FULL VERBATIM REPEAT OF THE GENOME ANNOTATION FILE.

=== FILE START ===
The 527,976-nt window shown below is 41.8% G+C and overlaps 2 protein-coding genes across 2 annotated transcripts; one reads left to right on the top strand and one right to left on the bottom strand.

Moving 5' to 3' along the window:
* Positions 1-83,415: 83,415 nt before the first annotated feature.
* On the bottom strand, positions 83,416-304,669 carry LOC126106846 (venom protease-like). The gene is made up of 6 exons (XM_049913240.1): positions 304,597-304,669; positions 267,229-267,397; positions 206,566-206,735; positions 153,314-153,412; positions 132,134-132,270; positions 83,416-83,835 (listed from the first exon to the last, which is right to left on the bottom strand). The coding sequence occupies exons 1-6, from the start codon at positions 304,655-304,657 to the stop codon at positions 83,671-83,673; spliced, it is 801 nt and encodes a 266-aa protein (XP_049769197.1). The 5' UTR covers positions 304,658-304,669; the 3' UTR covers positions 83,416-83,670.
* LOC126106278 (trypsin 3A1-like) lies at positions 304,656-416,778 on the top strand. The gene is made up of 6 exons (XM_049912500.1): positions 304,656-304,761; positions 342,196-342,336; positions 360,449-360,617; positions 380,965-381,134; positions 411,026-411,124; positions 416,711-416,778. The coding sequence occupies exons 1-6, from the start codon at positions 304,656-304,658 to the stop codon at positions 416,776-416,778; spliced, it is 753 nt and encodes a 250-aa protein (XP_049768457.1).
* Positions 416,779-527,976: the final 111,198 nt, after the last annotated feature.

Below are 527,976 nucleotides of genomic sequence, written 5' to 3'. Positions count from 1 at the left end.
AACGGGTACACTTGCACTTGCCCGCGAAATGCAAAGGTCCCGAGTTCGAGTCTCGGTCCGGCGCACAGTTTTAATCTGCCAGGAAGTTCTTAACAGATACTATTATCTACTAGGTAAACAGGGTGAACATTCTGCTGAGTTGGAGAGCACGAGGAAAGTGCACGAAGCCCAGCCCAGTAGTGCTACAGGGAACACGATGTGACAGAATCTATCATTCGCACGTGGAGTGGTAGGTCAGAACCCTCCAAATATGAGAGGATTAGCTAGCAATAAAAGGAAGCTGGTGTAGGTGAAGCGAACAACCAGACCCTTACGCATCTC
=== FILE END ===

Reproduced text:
The 527,976-nt window shown below is 41.8% G+C and overlaps 2 protein-coding genes across 2 annotated transcripts; one reads left to right on the top strand and one right to left on the bottom strand.

Moving 5' to 3' along the window:
* Positions 1-83,415: 83,415 nt before the first annotated feature.
* On the bottom strand, positions 83,416-304,669 carry LOC126106846 (venom protease-like). The gene is made up of 6 exons (XM_049913240.1): positions 304,597-304,669; positions 267,229-267,397; positions 206,566-206,735; positions 153,314-153,412; positions 132,134-132,270; positions 83,416-83,835 (listed from the first exon to the last, which is right to left on the bottom strand). The coding sequence occupies exons 1-6, from the start codon at positions 304,655-304,657 to the stop codon at positions 83,671-83,673; spliced, it is 801 nt and encodes a 266-aa protein (XP_049769197.1). The 5' UTR covers positions 304,658-304,669; the 3' UTR covers positions 83,416-83,670.
* LOC126106278 (trypsin 3A1-like) lies at positions 304,656-416,778 on the top strand. The gene is made up of 6 exons (XM_049912500.1): positions 304,656-304,761; positions 342,196-342,336; positions 360,449-360,617; positions 380,965-381,134; positions 411,026-411,124; positions 416,711-416,778. The coding sequence occupies exons 1-6, from the start codon at positions 304,656-304,658 to the stop codon at positions 416,776-416,778; spliced, it is 753 nt and encodes a 250-aa protein (XP_049768457.1).
* Positions 416,779-527,976: the final 111,198 nt, after the last annotated feature.

Below are 527,976 nucleotides of genomic sequence, written 5' to 3'. Positions count from 1 at the left end.
AACGGGTACACTTGCACTTGCCCGCGAAATGCAAAGGTCCCGAGTTCGAGTCTCGGTCCGGCGCACAGTTTTAATCTGCCAGGAAGTTCTTAACAGATACTATTATCTACTAGGTAAACAGGGTGAACATTCTGCTGAGTTGGAGAGCACGAGGAAAGTGCACGAAGCCCAGCCCAGTAGTGCTACAGGGAACACGATGTGACAGAATCTATCATTCGCACGTGGAGTGGTAGGTCAGAACCCTCCAAATATGAGAGGATTAGCTAGCAATAAAAGGAAGCTGGTGTAGGTGAAGCGAACAACCAGACCCTTACGCATCTC